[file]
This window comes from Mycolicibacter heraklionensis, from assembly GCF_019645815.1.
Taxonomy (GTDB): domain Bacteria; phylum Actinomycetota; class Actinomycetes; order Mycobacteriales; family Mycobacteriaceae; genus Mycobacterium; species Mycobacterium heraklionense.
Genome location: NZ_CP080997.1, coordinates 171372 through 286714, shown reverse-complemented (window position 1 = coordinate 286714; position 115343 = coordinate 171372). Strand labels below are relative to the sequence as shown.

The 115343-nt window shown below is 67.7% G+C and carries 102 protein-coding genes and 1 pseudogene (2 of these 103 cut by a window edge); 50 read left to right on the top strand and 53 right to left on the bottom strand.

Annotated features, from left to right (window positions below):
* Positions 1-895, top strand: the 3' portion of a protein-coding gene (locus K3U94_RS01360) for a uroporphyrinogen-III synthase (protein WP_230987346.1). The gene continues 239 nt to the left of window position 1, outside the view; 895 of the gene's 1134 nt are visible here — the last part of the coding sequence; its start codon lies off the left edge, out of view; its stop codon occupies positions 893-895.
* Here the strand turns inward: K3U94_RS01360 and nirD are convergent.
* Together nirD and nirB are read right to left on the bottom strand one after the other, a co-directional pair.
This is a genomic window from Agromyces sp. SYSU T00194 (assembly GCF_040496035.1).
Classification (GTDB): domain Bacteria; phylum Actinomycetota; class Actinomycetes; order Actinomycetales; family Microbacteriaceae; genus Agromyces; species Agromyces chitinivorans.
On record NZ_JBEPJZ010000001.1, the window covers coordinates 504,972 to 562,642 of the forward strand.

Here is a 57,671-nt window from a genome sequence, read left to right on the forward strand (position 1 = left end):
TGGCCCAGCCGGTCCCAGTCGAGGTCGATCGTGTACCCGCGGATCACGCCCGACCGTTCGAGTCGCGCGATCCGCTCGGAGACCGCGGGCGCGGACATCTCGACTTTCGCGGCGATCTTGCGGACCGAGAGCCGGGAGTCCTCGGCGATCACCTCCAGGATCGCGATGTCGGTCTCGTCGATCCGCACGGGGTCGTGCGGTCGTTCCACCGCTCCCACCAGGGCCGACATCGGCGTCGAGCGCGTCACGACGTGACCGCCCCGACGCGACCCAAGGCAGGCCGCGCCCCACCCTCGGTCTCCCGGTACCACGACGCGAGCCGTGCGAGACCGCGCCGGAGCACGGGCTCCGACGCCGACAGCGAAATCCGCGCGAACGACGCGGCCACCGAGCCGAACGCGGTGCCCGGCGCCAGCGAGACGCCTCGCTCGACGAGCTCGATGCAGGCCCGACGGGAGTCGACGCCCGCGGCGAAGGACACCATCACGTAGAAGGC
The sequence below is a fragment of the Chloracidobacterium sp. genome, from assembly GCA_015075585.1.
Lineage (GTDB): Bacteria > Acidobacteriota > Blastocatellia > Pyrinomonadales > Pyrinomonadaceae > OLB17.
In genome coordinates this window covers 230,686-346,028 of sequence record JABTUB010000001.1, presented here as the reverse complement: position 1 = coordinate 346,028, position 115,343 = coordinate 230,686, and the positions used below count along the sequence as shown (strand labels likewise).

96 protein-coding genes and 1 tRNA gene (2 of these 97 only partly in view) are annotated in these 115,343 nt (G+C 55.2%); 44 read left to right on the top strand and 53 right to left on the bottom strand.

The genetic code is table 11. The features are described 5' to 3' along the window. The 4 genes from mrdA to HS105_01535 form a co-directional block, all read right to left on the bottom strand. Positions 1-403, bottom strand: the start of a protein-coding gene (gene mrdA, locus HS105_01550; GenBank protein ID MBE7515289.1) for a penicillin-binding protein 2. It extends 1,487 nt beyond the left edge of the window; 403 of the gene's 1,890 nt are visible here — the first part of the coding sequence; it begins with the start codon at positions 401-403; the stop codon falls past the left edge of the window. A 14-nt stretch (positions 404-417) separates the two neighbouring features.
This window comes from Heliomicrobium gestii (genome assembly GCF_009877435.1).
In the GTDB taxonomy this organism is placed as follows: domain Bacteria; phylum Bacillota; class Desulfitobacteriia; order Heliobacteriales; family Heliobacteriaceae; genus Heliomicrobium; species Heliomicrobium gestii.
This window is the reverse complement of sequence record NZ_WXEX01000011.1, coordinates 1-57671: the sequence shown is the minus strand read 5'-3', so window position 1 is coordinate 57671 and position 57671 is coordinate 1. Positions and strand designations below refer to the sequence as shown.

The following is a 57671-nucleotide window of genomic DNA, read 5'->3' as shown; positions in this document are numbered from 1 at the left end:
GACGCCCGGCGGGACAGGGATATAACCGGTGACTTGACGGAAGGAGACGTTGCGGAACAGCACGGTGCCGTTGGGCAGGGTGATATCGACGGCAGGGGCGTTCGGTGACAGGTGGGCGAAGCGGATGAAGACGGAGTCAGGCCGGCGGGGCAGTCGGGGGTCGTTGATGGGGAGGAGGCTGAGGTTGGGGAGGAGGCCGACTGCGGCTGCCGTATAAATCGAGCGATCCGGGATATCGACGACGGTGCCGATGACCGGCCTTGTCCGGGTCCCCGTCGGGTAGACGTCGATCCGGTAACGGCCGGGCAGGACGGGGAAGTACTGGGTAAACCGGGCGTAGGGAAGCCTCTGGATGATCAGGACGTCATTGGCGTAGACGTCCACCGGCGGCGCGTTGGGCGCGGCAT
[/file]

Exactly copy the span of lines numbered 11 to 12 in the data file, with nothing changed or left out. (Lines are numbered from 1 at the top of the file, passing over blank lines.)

On record NZ_JBEPJZ010000001.1, the window covers coordinates 504,972 to 562,642 of the forward strand.

Here is a 57,671-nt window from a genome sequence, read left to right on the forward strand (position 1 = left end):